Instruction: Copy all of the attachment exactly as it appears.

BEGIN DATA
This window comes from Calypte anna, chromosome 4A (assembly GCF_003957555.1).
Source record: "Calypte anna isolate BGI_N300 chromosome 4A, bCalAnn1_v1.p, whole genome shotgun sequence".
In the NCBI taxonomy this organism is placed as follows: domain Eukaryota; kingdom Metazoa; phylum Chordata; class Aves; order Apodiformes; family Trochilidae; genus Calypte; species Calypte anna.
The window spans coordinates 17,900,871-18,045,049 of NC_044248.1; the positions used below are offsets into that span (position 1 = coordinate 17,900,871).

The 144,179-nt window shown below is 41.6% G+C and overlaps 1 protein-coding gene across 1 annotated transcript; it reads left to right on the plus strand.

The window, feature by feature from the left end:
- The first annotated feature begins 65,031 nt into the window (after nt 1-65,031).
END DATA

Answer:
This window comes from Calypte anna, chromosome 4A (assembly GCF_003957555.1).
Source record: "Calypte anna isolate BGI_N300 chromosome 4A, bCalAnn1_v1.p, whole genome shotgun sequence".
In the NCBI taxonomy this organism is placed as follows: domain Eukaryota; kingdom Metazoa; phylum Chordata; class Aves; order Apodiformes; family Trochilidae; genus Calypte; species Calypte anna.
The window spans coordinates 17,900,871-18,045,049 of NC_044248.1; the positions used below are offsets into that span (position 1 = coordinate 17,900,871).

The 144,179-nt window shown below is 41.6% G+C and overlaps 1 protein-coding gene across 1 annotated transcript; it reads left to right on the plus strand.

The window, feature by feature from the left end:
- The first annotated feature begins 65,031 nt into the window (after nt 1-65,031).